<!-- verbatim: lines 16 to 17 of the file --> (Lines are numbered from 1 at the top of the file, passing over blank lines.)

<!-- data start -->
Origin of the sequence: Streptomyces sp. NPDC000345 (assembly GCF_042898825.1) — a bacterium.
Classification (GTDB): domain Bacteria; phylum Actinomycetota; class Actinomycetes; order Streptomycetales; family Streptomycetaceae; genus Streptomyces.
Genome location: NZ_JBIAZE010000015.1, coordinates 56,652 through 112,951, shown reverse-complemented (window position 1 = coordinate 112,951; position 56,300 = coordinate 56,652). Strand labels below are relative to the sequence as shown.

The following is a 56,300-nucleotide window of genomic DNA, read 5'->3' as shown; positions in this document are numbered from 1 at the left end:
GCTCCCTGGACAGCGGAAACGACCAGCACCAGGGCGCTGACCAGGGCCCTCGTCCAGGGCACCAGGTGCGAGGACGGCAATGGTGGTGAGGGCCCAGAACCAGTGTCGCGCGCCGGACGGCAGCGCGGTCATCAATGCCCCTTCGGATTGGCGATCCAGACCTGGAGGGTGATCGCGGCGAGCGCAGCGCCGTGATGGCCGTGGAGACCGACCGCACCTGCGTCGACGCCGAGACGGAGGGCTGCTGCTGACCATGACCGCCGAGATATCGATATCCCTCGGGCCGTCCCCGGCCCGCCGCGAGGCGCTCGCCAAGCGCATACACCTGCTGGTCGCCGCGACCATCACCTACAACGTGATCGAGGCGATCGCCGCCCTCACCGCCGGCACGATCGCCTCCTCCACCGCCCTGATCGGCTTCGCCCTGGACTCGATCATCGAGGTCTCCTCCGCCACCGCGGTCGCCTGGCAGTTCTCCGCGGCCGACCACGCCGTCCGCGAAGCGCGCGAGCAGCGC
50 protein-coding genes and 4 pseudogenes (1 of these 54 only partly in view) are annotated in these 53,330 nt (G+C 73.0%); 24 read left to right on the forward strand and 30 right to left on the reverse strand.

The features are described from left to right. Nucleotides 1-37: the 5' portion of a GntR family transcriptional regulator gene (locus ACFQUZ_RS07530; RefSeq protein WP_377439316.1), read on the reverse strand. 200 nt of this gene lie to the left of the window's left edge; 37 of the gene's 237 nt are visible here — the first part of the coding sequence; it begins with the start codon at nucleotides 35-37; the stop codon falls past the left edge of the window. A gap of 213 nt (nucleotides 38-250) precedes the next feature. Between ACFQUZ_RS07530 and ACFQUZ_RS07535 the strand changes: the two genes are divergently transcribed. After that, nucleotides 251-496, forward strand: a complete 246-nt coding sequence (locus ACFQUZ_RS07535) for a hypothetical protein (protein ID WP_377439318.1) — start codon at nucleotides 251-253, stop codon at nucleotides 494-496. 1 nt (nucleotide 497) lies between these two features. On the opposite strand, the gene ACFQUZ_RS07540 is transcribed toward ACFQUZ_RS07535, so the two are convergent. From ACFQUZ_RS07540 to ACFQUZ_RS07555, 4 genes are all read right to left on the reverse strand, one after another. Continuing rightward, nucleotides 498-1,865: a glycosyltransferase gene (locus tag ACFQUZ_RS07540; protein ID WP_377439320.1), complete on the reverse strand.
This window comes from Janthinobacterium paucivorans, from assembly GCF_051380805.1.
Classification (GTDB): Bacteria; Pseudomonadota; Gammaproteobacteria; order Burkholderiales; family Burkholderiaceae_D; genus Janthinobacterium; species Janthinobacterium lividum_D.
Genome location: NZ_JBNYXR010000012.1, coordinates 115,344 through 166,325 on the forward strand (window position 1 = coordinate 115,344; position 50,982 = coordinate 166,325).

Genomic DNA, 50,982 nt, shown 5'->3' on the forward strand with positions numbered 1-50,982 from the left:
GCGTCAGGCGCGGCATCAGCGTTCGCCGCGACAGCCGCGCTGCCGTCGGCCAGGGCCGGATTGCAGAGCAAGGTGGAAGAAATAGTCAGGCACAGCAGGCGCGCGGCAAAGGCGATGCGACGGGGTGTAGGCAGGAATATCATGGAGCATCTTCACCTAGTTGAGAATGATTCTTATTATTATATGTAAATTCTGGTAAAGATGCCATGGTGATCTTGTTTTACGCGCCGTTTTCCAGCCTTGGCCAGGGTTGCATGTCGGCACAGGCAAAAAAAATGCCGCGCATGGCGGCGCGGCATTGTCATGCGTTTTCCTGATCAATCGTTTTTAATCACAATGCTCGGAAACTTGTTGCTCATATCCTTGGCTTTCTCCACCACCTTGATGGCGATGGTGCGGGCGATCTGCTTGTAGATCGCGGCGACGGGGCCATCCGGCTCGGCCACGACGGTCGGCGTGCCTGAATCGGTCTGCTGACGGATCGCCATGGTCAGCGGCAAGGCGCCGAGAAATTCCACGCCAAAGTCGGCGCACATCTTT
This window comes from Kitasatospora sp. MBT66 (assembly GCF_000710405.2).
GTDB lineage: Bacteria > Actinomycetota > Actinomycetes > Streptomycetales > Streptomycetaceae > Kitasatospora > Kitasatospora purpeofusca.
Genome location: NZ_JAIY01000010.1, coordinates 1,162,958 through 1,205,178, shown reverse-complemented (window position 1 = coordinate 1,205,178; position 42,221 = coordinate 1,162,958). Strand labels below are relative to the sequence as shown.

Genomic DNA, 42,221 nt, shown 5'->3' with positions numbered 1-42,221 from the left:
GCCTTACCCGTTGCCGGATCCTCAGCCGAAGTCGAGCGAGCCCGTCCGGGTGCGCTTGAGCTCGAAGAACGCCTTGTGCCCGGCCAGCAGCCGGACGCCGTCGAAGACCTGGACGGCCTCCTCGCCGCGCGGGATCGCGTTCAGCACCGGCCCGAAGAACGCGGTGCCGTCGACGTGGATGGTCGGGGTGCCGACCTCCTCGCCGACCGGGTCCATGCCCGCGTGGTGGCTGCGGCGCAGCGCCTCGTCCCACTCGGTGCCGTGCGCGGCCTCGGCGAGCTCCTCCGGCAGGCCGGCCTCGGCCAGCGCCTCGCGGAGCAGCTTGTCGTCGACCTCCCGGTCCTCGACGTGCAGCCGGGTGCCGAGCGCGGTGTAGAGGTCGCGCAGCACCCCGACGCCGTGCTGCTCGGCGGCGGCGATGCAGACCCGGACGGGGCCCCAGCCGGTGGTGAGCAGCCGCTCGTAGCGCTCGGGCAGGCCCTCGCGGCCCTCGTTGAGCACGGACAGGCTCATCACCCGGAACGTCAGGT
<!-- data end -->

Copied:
Genomic DNA, 42,221 nt, shown 5'->3' with positions numbered 1-42,221 from the left:
GCCTTACCCGTTGCCGGATCCTCAGCCGAAGTCGAGCGAGCCCGTCCGGGTGCGCTTGAGCTCGAAGAACGCCTTGTGCCCGGCCAGCAGCCGGACGCCGTCGAAGACCTGGACGGCCTCCTCGCCGCGCGGGATCGCGTTCAGCACCGGCCCGAAGAACGCGGTGCCGTCGACGTGGATGGTCGGGGTGCCGACCTCCTCGCCGACCGGGTCCATGCCCGCGTGGTGGCTGCGGCGCAGCGCCTCGTCCCACTCGGTGCCGTGCGCGGCCTCGGCGAGCTCCTCCGGCAGGCCGGCCTCGGCCAGCGCCTCGCGGAGCAGCTTGTCGTCGACCTCCCGGTCCTCGACGTGCAGCCGGGTGCCGAGCGCGGTGTAGAGGTCGCGCAGCACCCCGACGCCGTGCTGCTCGGCGGCGGCGATGCAGACCCGGACGGGGCCCCAGCCGGTGGTGAGCAGCCGCTCGTAGCGCTCGGGCAGGCCCTCGCGGCCCTCGTTGAGCACGGACAGGCTCATCACCCGGAACGTCAGGT